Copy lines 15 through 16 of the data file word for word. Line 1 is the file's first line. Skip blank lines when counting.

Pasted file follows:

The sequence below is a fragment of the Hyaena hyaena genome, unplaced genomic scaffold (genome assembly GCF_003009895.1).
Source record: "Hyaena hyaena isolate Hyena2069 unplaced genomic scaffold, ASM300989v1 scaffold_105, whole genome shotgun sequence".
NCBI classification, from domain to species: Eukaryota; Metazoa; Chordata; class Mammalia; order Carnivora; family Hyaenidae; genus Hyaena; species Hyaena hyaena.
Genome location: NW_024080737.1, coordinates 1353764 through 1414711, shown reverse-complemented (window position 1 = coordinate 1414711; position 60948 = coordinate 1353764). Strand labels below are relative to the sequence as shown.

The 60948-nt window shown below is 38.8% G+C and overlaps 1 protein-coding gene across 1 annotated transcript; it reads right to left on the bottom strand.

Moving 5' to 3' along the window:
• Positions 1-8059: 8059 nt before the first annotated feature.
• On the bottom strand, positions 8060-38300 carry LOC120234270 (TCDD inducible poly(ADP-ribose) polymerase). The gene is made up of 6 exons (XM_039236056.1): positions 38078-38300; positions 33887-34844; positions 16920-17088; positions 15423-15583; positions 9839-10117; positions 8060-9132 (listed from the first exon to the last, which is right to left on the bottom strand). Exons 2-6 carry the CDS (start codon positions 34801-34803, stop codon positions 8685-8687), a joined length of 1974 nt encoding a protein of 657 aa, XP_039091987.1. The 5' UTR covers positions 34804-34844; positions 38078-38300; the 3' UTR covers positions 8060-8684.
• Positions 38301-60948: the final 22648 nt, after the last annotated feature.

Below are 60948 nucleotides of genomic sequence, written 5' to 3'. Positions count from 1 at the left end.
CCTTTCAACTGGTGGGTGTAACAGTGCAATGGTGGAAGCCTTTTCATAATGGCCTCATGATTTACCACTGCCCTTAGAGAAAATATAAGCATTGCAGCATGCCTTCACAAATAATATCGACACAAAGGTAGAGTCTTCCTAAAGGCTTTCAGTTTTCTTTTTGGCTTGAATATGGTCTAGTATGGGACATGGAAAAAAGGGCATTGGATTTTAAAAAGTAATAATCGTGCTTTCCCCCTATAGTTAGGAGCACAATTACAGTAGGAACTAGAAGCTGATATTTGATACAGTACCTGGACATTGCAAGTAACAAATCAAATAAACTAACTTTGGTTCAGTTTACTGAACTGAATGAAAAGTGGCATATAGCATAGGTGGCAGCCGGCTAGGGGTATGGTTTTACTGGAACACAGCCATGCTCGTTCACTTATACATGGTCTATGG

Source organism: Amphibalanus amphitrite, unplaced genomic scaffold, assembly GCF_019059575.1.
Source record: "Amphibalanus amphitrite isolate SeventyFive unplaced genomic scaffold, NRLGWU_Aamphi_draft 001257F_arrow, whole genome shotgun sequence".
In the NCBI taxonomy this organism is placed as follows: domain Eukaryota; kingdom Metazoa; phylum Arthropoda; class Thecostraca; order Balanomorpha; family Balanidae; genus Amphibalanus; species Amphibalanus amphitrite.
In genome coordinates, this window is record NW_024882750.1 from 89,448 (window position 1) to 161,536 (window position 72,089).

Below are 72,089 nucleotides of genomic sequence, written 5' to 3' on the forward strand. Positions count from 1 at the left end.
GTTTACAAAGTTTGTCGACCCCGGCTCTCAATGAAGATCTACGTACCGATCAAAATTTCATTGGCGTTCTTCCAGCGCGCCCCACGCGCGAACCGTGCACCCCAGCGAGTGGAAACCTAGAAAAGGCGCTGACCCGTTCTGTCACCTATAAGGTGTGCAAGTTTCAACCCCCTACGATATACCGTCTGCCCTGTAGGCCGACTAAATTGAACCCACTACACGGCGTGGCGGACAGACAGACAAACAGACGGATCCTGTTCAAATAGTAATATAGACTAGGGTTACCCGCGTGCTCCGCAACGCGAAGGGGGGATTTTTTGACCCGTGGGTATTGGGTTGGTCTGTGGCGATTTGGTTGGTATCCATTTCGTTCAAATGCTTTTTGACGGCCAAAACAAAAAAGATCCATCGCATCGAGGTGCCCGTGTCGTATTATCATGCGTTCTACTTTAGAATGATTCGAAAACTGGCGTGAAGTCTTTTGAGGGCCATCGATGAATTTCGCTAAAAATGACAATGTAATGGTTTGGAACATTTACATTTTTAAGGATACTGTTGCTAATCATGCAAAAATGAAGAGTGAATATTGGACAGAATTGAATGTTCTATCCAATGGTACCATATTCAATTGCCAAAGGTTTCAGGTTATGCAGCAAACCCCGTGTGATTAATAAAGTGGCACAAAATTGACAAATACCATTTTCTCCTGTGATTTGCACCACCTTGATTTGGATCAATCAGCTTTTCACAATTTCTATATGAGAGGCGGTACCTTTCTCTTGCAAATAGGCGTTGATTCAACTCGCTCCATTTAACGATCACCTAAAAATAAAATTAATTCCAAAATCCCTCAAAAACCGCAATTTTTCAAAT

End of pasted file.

In genome coordinates, this window is record NW_024882750.1 from 89,448 (window position 1) to 161,536 (window position 72,089).

Below are 72,089 nucleotides of genomic sequence, written 5' to 3' on the forward strand. Positions count from 1 at the left end.